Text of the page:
Defcon is the annual hacker conference in Vegas and the buzz this year centered around the Voting Machine Hacking Village. A dozen electronic voting machines, like you might see at your local polling place, were set up along the walls of a conference room. In the center were tables where hackers took some machines apart. … In fact, until 2015, hacking voting machines — even to do research — was against the law unless you got a special waiver, said Matt Blaze, a computer science professor at the University of Pennsylvania. “So far, only a few dozen people who are computer scientists thinking about this have been able to get access to these machines,” Blaze said. Blaze helped set up the voting village at Defcon. A decade ago he obtained a waiver to study electronic voting machines in California and Ohio. “And my team of graduate students and I were able to very quickly discover a number of really serious and exploitable problems with those systems,” he said.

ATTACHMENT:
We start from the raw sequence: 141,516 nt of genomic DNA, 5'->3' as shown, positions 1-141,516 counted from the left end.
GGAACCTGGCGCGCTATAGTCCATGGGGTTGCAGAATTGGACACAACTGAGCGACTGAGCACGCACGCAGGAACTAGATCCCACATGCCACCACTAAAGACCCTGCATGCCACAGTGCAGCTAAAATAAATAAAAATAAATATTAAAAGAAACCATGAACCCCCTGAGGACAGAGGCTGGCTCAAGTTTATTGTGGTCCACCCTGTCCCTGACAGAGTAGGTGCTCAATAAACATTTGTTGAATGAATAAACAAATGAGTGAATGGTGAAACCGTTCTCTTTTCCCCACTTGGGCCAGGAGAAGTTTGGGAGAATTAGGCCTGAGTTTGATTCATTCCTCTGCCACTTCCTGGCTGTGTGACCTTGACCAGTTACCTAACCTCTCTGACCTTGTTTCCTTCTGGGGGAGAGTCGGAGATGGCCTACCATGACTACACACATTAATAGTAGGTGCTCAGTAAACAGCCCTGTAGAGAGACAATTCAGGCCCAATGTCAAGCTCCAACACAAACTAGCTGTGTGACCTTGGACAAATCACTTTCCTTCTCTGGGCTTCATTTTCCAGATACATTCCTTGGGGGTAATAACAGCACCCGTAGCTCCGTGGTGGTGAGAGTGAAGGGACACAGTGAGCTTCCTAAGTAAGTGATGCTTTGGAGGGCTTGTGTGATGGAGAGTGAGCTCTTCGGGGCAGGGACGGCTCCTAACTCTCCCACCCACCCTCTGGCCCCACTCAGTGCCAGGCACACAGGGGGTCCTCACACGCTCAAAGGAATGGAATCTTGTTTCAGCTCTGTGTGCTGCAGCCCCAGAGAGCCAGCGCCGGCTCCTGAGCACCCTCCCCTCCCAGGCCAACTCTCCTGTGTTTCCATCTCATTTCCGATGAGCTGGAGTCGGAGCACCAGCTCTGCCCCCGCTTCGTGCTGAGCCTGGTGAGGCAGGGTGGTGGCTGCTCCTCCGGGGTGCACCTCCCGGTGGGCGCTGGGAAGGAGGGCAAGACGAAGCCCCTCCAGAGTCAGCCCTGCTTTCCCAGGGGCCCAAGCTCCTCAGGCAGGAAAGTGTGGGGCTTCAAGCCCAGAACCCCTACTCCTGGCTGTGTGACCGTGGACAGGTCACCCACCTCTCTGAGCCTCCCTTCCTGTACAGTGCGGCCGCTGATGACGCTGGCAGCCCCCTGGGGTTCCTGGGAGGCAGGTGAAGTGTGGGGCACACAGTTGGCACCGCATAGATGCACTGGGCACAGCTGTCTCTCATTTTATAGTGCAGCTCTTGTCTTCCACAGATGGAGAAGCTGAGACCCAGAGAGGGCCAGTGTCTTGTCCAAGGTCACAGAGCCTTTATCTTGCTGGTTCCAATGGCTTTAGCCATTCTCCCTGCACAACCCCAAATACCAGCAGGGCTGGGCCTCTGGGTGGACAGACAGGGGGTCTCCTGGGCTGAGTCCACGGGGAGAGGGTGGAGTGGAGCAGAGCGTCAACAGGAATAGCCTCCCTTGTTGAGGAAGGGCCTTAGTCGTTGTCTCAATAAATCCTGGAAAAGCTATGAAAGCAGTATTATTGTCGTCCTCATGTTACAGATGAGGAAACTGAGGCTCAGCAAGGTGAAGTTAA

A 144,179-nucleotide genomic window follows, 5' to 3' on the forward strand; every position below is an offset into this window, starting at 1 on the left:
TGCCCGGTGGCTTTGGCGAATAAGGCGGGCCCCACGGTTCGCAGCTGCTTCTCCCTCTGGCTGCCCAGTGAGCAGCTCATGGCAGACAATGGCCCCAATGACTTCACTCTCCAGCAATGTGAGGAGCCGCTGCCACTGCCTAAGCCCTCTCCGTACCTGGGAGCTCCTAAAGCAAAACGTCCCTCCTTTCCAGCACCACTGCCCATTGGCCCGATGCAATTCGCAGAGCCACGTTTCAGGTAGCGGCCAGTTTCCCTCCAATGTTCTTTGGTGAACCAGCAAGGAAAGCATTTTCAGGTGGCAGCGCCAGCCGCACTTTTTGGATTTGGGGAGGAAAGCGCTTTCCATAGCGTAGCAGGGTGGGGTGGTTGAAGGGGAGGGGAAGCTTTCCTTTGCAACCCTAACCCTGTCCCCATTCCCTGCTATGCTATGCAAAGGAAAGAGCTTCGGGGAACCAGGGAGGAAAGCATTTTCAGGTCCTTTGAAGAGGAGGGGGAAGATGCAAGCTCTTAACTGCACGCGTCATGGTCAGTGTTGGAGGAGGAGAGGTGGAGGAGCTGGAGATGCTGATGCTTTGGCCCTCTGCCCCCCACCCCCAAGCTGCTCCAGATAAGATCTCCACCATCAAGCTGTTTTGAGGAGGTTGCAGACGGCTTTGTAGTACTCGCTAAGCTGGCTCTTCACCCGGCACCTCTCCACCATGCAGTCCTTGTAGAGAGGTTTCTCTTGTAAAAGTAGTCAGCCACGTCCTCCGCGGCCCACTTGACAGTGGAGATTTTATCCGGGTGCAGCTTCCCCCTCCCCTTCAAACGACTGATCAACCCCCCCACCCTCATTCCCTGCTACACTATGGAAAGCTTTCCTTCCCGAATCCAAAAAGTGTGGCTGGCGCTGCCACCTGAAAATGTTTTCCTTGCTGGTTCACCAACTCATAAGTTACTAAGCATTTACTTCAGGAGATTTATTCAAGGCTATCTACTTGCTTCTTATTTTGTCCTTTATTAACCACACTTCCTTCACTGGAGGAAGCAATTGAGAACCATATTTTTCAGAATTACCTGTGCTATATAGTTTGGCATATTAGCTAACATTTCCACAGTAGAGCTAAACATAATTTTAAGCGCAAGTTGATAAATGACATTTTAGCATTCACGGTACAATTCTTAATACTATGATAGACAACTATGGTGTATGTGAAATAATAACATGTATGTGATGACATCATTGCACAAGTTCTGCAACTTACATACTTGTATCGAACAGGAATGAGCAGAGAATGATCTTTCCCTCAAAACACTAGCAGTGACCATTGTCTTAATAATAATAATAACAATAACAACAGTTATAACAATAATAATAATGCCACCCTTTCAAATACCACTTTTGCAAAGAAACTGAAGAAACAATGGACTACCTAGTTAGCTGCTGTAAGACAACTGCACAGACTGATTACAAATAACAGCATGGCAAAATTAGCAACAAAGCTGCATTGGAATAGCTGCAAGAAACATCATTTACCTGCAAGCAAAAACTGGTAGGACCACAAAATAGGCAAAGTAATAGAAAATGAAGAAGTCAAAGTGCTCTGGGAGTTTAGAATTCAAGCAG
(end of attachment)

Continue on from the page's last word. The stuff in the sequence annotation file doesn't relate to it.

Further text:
But Blaze said researchers missed more important targets: the companies that supply the electronic voting machines and county election offices.
Unlike voting machines, which aren’t generally connected to the Internet, the companies that supply them and county offices that tabulate the votes are online.
The risk, said Blaze, is that hackers could get their hands on the list of registered voters that’s checked on Election Day, the description of the ballots that are presented to voters and the systems that count the final tallies.